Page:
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Paradox Interactive announced today that it’s acquiring the Prison Architect intellectual property from Introversion Games. The Swedish publisher of grand strategy games such as Europa Universalis and Stellaris didn’t disclose how much it paid Introversion.
“We’ve worked with Introversion for quite a while. It’s nice to take this to the next level on our end,” said CEO Ebba Ljungerud in an interview with GamesBeat on why Paradox wanted Prison Architect. “For us, it fits so perfectly into our management segment, if you will. We have quite a few games … in that style. … It’s a bit quirky and has a few fun surprises. It just takes us a bit further on in that category, which we love.”
Prison Architect debuted on PC in 2015, selling 1.25 million copies and making $19 million through Steam’s Early Access program. It came to consoles in 2016 and mobile in 2017, and it’s now sold over 2 million copies, Paradox said in a release. The Swedish company published Prison Architect on mobile, with Tag Games helping with the port.
Introversion will no longer support the series. Paradox said it would handle any updates and other patches for Prison Architect, and Introversion cofounder Mark Morris said that his studio wouldn’t make any sequel, though they’d be happy to advise Paradox.
“We’re not doing it for you,” Morris said. “It’s time for us to move on to things, new Introversion things. Small indie development things that, hopefully, blow up to become massive successes.”
For Introversion, it comes on determining what their studio’s future looks like.
“There’s still so much stuff we haven’t gotten around to putting in,” Morris said. “We had to make a decision, and the decision was do we want to be the Architect guys, do we want to keep working on Prison Architect. Do we want to start looking at other Architect games, or do we want to return to our core belief, which is looking at independent, innovative, risk-taking new IP? At our core, that’s what we’ve always done. We’re always the people trying to put out something new and different.”
Morris said Introversion wants to stay small and work on those ideas, which have led to the likes of Darwinia, Defcon, and Scanner Sombre, all games that garnered critical acclaim.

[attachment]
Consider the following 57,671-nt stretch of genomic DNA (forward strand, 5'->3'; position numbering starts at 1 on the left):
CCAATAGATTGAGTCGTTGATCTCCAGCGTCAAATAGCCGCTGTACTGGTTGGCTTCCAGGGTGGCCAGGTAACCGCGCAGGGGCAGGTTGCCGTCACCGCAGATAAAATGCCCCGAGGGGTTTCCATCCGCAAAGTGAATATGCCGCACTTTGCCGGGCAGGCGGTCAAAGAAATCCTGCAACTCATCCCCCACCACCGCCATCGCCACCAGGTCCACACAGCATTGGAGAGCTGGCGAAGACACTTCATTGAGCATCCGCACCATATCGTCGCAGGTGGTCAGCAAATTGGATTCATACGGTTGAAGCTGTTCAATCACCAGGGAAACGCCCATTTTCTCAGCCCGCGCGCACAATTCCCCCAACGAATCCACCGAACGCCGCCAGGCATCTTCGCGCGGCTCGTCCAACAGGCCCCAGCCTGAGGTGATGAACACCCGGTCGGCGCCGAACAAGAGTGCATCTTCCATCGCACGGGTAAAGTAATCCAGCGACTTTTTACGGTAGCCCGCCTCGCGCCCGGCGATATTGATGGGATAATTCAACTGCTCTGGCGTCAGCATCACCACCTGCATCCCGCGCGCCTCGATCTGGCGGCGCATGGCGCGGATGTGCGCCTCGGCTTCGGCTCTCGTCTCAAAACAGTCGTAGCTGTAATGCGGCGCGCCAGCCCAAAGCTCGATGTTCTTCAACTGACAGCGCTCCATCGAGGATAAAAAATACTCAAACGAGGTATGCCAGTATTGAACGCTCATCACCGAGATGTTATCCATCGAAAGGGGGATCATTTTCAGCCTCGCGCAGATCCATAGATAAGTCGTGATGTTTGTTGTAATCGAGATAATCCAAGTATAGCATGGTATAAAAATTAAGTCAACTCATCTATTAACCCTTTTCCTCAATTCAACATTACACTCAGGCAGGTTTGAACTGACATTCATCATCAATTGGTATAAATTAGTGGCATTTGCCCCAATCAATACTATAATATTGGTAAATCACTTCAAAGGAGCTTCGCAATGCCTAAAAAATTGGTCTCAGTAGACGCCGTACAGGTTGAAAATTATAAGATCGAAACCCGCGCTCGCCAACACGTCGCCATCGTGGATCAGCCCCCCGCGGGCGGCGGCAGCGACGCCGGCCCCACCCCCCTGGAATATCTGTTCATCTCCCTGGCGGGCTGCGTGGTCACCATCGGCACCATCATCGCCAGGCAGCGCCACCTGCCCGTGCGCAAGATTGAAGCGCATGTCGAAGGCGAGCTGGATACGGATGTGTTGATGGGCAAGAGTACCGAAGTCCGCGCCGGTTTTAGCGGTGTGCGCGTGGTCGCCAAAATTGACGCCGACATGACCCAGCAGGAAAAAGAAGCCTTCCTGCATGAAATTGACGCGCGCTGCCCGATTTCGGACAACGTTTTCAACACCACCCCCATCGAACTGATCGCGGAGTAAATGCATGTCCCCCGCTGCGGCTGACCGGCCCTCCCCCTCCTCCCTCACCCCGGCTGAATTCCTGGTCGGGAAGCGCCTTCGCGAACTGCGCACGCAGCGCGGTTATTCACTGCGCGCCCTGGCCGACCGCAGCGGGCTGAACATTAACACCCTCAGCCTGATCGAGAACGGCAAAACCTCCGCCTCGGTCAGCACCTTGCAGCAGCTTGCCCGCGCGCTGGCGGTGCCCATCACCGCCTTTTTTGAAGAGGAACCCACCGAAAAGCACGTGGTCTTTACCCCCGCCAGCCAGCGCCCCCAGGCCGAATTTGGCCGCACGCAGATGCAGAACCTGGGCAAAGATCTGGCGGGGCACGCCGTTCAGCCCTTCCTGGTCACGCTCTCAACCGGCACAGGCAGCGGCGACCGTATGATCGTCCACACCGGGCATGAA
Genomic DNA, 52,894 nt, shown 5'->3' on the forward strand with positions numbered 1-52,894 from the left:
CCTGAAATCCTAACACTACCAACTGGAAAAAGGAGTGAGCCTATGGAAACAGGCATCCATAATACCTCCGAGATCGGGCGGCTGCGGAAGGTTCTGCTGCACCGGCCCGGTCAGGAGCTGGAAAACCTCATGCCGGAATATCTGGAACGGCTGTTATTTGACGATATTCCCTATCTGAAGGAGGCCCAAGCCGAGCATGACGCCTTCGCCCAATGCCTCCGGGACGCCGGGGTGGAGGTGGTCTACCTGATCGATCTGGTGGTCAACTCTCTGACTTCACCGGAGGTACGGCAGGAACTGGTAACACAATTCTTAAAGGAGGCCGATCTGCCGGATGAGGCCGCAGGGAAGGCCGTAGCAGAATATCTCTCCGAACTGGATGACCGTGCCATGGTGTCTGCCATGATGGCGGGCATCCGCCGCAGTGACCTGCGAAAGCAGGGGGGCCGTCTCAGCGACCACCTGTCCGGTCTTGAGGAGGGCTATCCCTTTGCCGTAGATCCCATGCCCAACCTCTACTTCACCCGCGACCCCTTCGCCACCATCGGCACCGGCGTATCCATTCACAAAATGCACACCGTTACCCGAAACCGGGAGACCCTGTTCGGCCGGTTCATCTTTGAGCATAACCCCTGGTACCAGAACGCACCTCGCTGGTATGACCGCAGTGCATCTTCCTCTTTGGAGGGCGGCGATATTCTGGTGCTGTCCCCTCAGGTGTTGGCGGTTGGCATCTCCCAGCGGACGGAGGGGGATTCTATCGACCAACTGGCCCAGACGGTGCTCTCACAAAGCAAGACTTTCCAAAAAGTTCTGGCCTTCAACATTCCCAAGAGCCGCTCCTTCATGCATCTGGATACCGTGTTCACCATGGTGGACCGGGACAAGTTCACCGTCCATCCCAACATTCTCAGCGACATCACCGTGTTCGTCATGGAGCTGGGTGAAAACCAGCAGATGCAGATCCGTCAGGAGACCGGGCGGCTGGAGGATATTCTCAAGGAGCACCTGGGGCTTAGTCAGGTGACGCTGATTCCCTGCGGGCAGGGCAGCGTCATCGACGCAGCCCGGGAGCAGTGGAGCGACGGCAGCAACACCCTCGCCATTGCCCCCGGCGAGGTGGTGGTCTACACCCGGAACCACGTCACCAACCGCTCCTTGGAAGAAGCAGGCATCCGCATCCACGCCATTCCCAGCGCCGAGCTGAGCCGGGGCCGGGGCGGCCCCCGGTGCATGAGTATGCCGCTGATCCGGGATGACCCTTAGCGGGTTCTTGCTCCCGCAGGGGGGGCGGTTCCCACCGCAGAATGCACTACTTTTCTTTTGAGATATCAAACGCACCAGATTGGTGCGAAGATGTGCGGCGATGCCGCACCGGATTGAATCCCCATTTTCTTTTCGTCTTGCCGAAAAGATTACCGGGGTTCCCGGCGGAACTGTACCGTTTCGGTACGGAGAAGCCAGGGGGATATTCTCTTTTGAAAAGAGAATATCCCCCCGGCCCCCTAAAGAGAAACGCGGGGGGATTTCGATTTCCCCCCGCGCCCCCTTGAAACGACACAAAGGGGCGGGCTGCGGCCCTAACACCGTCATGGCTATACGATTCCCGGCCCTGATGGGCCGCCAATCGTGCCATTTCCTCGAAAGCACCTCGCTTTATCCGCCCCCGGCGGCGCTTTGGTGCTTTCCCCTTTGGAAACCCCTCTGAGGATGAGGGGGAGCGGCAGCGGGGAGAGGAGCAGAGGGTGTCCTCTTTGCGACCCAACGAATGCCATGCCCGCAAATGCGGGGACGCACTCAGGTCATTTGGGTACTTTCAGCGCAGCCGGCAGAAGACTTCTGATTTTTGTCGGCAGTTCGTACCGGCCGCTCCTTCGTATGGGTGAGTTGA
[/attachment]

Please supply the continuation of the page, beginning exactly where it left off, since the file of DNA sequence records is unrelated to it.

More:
“There isn’t a publisher that we would’ve rather done this deal with, because it just fits so naturally and snuggly into the Paradox portfolio,” said Morris. “It almost feels like it could’ve been a Paradox game from the start.”
A cozy fit
Yet Prison Architect stands apart from City: Skylines and Surviving Mars, two of Paradox’s building sims. Prison Architect is sim game about running a maximum-security lockup. You can create all sorts of scenarios, and you can decide to run your jail in a variety of ways — be like Andy Griffith and use kindness, or become a tinpot despot like Joe Arpaio. Or, you know, find some place in between those poles.
“For us, it’s about broadening the scope in that area,” Ljungerud said. “If you look at how we work with most of our games, we work with them for a very long time. Prison Architect has done this already, but there’s still more to give on this game. It’s a way to be in our niche and expand.”
In a release announcing the acquisition, Paradox noted that it would now have the flexibility to create more “Architect” games. Ljungerud noted, in jest, that Paradox could make a “Heaven Architect.”
“[Architect] is such a compelling name in this builder environment, so of course you can see a lot of [possibilities],” she said. “I see a lot of potential within and around the IP.]
Like a child
Mobile factors into this deal as well — Ljungerud said it’s hard to convert Paradox’s complicated strategy games to that platform, so it’s good to have an IP such as Prison Architect.
“We don’t see [mobile] as something standalone so much as complement to the niche we are already active in,” she said.
Morris believes that Paradox is the right place for Prison Architect, likening it to watching a kid move into the next phase of their life.
“It’s like a child going off to university,” he said. “That’s how I’ve come to think about it. You love it to pieces, and it’s always going to be your child, but there comes a point when you ahve to say, ‘It’s time for you to go to university and get taught by someone else. Come back at Christmas.”
It’s time for Prison Architect to learn the Paradox alma mater.
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